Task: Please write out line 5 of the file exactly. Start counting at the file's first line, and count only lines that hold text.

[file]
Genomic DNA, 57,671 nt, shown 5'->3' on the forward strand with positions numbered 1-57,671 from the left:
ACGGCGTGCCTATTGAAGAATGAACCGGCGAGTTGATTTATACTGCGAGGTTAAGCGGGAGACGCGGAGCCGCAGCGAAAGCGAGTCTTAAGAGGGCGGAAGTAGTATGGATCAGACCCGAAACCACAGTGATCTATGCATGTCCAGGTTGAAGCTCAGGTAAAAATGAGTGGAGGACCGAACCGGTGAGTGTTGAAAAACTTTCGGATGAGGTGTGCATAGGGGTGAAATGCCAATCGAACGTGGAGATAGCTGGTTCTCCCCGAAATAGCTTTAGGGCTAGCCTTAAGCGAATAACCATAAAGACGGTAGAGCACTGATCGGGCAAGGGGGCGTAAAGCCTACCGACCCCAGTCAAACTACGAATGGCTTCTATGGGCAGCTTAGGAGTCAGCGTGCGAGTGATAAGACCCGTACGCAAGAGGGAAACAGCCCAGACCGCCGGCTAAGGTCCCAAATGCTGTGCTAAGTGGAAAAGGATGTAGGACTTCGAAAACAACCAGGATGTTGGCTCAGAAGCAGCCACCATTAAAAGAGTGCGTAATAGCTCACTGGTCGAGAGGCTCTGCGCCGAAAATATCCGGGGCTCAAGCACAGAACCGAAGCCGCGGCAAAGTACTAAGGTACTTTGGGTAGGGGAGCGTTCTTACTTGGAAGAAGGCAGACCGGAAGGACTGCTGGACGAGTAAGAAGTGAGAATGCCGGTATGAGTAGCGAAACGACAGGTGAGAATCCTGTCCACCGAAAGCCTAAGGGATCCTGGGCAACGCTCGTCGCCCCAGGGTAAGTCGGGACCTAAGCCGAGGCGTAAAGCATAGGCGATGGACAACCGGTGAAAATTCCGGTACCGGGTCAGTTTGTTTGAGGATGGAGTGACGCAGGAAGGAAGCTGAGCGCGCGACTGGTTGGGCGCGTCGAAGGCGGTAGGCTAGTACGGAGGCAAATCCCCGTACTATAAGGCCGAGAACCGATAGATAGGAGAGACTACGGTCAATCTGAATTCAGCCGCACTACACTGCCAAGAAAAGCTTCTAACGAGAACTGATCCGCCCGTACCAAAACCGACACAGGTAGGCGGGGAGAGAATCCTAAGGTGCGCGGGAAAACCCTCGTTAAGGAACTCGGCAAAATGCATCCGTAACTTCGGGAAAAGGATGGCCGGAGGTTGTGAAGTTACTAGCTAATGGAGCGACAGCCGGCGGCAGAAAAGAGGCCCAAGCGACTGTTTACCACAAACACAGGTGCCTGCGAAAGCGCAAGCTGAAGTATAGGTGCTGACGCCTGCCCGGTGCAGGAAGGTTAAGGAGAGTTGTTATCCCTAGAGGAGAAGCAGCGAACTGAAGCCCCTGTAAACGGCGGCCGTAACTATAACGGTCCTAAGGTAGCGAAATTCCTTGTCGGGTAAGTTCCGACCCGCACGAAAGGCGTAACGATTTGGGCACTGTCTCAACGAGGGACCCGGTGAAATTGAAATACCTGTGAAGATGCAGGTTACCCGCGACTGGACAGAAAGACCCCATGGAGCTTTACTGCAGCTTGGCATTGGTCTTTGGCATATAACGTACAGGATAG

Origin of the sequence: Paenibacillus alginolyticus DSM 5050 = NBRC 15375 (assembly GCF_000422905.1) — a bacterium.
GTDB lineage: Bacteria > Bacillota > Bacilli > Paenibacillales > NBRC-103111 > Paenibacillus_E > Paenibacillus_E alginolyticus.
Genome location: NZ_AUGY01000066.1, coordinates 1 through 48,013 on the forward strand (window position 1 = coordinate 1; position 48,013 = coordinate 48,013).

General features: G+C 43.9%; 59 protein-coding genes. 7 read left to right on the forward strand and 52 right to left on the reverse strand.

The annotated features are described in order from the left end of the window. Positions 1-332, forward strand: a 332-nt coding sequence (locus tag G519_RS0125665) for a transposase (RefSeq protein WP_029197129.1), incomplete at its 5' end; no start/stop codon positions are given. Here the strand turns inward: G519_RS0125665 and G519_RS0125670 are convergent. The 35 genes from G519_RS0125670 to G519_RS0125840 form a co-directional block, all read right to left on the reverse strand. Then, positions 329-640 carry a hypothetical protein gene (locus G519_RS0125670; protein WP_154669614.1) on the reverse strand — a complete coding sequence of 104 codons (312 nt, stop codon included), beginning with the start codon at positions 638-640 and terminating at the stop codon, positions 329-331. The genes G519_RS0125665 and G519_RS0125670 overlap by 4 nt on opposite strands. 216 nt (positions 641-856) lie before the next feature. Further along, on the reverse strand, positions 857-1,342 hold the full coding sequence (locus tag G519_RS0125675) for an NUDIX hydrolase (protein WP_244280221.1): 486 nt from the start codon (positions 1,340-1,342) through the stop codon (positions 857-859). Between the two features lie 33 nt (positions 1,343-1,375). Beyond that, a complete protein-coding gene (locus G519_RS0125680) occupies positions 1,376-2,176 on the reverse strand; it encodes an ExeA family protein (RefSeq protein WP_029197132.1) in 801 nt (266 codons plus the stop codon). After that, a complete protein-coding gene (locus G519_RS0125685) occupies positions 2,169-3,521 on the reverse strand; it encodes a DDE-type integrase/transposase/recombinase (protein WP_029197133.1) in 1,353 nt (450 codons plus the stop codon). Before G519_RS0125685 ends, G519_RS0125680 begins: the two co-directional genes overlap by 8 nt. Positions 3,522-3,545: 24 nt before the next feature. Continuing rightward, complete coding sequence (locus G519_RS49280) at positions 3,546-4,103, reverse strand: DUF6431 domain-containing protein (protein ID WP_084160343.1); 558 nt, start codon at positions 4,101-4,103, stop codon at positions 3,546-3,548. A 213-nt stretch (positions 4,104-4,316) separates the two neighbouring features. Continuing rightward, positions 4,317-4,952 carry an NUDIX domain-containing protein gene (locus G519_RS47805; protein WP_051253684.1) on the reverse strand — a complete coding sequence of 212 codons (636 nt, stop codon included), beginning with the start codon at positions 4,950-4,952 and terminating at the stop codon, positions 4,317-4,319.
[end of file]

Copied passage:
Genome location: NZ_AUGY01000066.1, coordinates 1 through 48,013 on the forward strand (window position 1 = coordinate 1; position 48,013 = coordinate 48,013).